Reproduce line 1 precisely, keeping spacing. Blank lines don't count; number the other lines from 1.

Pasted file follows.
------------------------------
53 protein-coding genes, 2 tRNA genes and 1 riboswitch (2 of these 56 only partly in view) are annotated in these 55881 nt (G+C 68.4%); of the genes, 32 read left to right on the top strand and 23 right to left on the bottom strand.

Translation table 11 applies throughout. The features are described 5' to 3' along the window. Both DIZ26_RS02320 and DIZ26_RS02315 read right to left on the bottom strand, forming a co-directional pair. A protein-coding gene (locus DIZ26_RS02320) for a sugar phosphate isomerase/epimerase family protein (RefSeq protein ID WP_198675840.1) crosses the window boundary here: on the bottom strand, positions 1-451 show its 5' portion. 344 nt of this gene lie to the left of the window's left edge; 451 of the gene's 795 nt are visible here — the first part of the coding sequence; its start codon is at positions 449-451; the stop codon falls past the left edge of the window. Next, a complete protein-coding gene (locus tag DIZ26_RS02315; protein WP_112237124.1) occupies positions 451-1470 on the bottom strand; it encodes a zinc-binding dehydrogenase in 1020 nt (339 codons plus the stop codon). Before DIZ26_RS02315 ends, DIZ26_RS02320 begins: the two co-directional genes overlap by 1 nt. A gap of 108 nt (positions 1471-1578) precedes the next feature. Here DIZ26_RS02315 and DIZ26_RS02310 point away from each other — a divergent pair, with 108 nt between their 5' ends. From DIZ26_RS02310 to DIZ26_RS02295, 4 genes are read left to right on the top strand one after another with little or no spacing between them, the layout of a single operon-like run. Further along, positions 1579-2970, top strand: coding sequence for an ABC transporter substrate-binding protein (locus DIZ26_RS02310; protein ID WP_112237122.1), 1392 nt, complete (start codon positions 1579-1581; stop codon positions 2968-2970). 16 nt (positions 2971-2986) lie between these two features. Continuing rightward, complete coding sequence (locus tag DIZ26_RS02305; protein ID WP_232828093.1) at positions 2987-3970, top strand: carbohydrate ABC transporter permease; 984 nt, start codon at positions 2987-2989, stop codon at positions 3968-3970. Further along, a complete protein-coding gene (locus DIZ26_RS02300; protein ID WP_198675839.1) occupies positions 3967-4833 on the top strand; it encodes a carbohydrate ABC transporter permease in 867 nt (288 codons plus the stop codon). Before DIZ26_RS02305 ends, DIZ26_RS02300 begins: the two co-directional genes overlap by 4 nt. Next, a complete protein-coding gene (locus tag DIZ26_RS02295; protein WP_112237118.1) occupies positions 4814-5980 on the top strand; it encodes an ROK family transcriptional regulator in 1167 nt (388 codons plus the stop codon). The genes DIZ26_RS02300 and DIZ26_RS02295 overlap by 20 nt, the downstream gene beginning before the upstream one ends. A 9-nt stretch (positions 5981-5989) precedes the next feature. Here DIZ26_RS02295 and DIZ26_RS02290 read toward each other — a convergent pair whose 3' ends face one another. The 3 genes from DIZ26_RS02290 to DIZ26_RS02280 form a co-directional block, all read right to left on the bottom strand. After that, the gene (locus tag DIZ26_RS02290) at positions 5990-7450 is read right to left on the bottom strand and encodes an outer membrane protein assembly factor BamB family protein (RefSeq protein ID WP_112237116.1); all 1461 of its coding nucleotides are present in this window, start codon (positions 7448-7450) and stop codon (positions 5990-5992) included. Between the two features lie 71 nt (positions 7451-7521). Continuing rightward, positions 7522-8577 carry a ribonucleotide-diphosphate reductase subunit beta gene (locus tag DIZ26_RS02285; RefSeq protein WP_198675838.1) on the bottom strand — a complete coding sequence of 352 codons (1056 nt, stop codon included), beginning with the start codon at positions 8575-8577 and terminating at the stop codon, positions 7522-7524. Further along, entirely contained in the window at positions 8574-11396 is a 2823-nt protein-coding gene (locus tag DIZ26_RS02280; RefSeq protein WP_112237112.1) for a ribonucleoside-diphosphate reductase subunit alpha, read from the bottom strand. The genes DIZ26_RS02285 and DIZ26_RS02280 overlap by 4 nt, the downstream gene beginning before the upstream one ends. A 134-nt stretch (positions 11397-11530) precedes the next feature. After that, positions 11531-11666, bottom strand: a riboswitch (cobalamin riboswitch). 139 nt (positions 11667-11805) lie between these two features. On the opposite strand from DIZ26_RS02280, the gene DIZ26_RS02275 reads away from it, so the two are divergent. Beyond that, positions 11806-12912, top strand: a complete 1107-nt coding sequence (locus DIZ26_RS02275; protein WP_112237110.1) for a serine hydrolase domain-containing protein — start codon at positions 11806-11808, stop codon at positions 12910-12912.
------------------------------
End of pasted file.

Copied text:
53 protein-coding genes, 2 tRNA genes and 1 riboswitch (2 of these 56 only partly in view) are annotated in these 55881 nt (G+C 68.4%); of the genes, 32 read left to right on the top strand and 23 right to left on the bottom strand.